By the time Lucy was ready, everyone was already at CHOP waiting for us. Zach’s parents drove us down behind the ambulance. I could see through the windshield into the back of the ambulance. I was in a car following an ambulance with our baby inside. I cried to myself the whole way there, Zach’s hand clutched in mine. I turned a few times to look at him. We didn’t need to say anything out loud, our eyes spoke for us. Everyone kept telling me how strong I was being. Zach was the reason for that strength. Not sure what I would do without Zach. As a team, we have become an unstoppable force. The path to becoming parents had bumps in the road and now our first days as parents were turning out to be the most stressful of our lives. With the darkness I felt in my heart, I still felt an overwhelming positive feeling that we would get through it together.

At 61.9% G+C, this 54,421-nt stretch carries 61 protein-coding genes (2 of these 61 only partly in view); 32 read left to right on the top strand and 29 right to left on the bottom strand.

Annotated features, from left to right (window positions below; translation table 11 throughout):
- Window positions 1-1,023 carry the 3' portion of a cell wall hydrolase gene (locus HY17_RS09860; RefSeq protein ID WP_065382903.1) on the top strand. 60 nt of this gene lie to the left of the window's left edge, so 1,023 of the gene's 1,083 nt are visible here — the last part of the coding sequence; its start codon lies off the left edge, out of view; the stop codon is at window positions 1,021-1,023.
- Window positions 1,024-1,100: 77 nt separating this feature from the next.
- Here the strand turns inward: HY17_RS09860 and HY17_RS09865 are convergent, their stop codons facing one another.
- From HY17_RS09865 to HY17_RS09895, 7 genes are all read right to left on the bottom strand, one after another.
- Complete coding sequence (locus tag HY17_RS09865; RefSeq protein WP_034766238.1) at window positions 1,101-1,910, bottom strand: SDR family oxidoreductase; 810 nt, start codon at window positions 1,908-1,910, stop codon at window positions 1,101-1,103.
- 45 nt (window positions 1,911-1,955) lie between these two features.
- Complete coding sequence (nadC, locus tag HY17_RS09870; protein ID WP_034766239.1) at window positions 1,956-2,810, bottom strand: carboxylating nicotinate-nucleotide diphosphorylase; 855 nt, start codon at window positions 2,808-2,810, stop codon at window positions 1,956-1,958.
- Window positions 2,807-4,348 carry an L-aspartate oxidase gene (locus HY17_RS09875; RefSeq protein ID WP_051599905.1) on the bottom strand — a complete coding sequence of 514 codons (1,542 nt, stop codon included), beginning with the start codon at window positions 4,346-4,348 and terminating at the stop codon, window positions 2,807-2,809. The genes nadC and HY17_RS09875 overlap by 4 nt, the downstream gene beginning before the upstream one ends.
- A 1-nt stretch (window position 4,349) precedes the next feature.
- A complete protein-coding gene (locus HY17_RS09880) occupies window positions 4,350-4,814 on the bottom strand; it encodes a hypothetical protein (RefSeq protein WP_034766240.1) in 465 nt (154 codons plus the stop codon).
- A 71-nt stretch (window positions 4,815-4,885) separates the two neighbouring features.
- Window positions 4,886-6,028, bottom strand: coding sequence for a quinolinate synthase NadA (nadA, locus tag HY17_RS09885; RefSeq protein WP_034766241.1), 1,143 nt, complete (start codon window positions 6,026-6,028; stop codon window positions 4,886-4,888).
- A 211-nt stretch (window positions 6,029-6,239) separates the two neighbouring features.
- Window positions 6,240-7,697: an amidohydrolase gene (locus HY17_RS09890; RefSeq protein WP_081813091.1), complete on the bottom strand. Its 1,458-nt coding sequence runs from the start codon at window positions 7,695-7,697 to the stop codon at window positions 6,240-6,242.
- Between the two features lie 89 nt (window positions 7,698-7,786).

We entered the hospital through the back entrance with the responders and Lucy. We got to Lucy’s room in the NICU. The team greeted us and before I knew it, Lucy was set up in her bed with the monitors going and a plan was in motion. My baby was where she needed to be and we had met incredible people along the way to get her there. Zach and I both felt a little relief.
The plan was to stop the seizure medicine and hook Lucy up to an EEG machine for an extended period with a camera on her so the neurologists could track her brainwaves along with viewing her movements.
After getting her set up, we went back out into the waiting room. Our visitors took up the entire room. We were surrounded by support and love. We sat down to talk with everyone. They offered us food and encouraged us to reenergize so we could be strong for Lucy. As we sat there, comforted with the love of our family, one of my brothers switched the channels on the TV. I looked up and there was an infomercial for I Love Lucy.
“Oh my God,” I said through my tears. “If this isn’t a sign, I don’t know what it is. When do you ever see an infomercial for I Love Lucy?!”
It showed various clips from different episodes and we all laughed together. God was with us and he understood our pain. He knew we needed a moment of levity. He knew how much we loved Lucy.